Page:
There is much debate on how leaders should be behaving in these extraordinary times. Hundreds of theories, more than most unproven, pose more confusion than they do solace, because the truth is that nobody is sure.
Perhaps a far more interesting question has arisen during this forced, and largely unwelcome, pause. Take away the promotions, the money, the hamster wheel of a pre-Covid life, and what is left behind? How do we behave, how do we exist and, crucially, who are we being?
Since the end of WW2 the world has been on an exponential trajectory to perfect radical hedonism, all too evident in the declining empires of the past. As philospher Thomas Hobbes suggested, many years ago, life has been “the continuous progress from one greed to another”. The endless pursuit of pleasure is driven by the results of what we do. A better education means a better job, which means a better salary and a bigger bonus, which means a better house, or a better car which supposedly equals happiness.
The world is, perhaps more than slightly, obsessed with getting, doing, achieving, delivering.
For many, this uninvited shutdown of life as we know it, has given us time to reconsider quite simply, what makes us happy. Perhaps many of us have even considered that what we do and how we lead, may have been inappropriately shaped. Could our decisions and our actions possibly be fuelled by external forces, and disconnected from a deeper, more personal purpose?
I believe that a fundamental principle of truly effective leadership cannot come out of what we do, but rather who we are. We are, after all, ‘human beings’ so why do we live our lives as ‘human doings’?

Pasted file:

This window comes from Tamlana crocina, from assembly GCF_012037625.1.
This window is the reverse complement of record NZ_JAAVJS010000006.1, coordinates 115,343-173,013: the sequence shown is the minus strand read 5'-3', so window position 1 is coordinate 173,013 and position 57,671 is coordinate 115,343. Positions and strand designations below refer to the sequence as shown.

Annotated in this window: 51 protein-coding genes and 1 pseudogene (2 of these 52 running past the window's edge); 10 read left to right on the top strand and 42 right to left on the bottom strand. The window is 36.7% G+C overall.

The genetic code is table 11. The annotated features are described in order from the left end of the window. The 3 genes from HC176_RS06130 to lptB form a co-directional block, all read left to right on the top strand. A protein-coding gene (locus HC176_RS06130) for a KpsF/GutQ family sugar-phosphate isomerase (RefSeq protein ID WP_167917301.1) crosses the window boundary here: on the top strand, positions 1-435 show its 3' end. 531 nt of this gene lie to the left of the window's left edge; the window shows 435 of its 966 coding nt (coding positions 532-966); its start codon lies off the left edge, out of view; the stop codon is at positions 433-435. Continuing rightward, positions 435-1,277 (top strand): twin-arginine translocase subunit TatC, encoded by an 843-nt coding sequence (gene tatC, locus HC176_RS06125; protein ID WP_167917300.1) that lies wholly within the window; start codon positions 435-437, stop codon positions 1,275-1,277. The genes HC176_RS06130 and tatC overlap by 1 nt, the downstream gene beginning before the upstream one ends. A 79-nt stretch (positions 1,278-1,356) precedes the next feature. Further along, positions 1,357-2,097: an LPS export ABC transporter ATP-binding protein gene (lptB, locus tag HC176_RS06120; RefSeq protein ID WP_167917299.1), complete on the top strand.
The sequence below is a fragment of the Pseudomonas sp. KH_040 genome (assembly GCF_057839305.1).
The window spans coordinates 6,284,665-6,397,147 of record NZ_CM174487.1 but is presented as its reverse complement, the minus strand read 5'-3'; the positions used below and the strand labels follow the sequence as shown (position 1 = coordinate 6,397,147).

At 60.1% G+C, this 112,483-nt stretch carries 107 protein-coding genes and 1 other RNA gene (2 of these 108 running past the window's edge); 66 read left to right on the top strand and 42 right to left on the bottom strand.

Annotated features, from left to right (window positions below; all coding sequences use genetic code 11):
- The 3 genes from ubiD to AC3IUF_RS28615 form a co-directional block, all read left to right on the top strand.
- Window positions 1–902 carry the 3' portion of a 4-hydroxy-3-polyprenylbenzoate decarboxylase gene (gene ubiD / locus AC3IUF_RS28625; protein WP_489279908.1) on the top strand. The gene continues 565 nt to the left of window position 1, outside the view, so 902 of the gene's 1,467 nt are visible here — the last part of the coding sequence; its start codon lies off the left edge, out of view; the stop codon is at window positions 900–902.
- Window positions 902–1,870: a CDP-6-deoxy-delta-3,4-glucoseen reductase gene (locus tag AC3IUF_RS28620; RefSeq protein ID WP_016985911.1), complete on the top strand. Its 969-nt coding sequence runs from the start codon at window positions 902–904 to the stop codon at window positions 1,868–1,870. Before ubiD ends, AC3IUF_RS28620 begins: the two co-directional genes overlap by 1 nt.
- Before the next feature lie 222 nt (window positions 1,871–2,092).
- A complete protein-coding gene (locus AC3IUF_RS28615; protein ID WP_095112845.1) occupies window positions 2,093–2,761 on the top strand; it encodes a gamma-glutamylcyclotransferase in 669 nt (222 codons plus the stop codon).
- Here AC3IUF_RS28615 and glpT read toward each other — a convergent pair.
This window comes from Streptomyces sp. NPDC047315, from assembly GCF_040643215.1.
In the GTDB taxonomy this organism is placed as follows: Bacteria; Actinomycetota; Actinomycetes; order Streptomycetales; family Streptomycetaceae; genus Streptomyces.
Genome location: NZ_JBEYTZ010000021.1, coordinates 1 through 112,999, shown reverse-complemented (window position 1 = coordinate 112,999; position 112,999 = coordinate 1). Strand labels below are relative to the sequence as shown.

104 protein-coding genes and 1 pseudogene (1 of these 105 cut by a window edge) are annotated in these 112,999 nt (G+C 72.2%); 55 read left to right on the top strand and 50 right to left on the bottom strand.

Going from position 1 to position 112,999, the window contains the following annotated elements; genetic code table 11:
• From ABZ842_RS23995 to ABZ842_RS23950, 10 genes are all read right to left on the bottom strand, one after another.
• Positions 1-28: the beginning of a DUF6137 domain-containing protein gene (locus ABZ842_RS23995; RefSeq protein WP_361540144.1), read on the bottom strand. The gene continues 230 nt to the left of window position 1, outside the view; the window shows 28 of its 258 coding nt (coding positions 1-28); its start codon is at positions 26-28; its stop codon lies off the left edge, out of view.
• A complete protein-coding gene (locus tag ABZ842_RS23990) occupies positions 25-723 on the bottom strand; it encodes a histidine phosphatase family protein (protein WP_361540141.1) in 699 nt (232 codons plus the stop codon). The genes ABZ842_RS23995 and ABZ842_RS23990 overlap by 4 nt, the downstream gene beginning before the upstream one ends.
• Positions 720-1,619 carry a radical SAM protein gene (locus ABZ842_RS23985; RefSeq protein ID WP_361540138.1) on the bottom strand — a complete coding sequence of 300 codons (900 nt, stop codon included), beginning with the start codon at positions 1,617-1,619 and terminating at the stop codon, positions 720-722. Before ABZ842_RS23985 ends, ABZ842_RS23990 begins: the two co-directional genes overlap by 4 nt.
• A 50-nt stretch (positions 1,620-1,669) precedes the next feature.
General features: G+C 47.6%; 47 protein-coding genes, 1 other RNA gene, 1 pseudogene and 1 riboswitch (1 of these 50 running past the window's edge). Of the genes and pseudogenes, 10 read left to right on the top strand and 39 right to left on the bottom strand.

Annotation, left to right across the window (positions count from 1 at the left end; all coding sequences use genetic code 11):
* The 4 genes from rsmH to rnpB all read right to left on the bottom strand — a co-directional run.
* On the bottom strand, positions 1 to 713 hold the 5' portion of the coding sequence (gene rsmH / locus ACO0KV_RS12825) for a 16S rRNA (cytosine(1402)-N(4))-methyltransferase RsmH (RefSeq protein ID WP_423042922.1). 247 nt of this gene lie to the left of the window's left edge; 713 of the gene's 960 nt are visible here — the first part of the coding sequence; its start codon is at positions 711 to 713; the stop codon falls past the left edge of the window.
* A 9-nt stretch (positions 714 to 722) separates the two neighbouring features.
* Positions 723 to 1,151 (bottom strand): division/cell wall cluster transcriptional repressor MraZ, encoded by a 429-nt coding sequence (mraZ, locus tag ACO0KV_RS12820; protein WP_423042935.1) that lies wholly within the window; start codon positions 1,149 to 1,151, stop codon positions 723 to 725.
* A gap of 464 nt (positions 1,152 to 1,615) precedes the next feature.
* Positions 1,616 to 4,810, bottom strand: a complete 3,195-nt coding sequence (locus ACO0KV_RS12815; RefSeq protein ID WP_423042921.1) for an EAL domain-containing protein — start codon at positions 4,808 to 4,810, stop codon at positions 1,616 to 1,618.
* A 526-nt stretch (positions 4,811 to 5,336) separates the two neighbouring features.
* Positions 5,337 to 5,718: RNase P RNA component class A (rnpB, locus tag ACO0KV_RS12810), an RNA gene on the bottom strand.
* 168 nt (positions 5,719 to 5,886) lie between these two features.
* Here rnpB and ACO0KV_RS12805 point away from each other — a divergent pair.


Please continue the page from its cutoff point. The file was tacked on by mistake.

Let us consider that analogy of the magnificent, hundred-year-old Baobab. It is majestic, and seemingly indestructible. It exists in total harmony with the ever-changing environment and remains a relevant life-source for many. This ability is totally dependent on the depth of it roots. Without roots, it cannot sustain itself. It will get blown over easily, wilt and ultimately die. Whatever is delivered above the ground is completely dependent on the roots.
The roots come before the fruits, just as we are human beings before we are human doings. There, at the root of our being, amidst our vulnerabilities, we can find our personal purpose and values for the way we want to live our lives.
The abundance of fruit will always be dependent on the strength and depth of the Baobab’s roots. Our actions are the result of how deep our being is rooted. If our own roots are weak and shallow, our fruits will not be sustained. The deeper we dig, the greater our ability to produce and sustain abundance. As in life, it is difficult to talk yourself out of something that you have behaved yourself into. Who you are being holds more power than what you are doing. As with the great Baobab, to ‘do’ effectively, we must ‘be’ authentically.
Yes, what we do, is essential to leadership performance. But it is only when we lead out of an authentic state of being, that we can truly sustain value and abundance for humanity.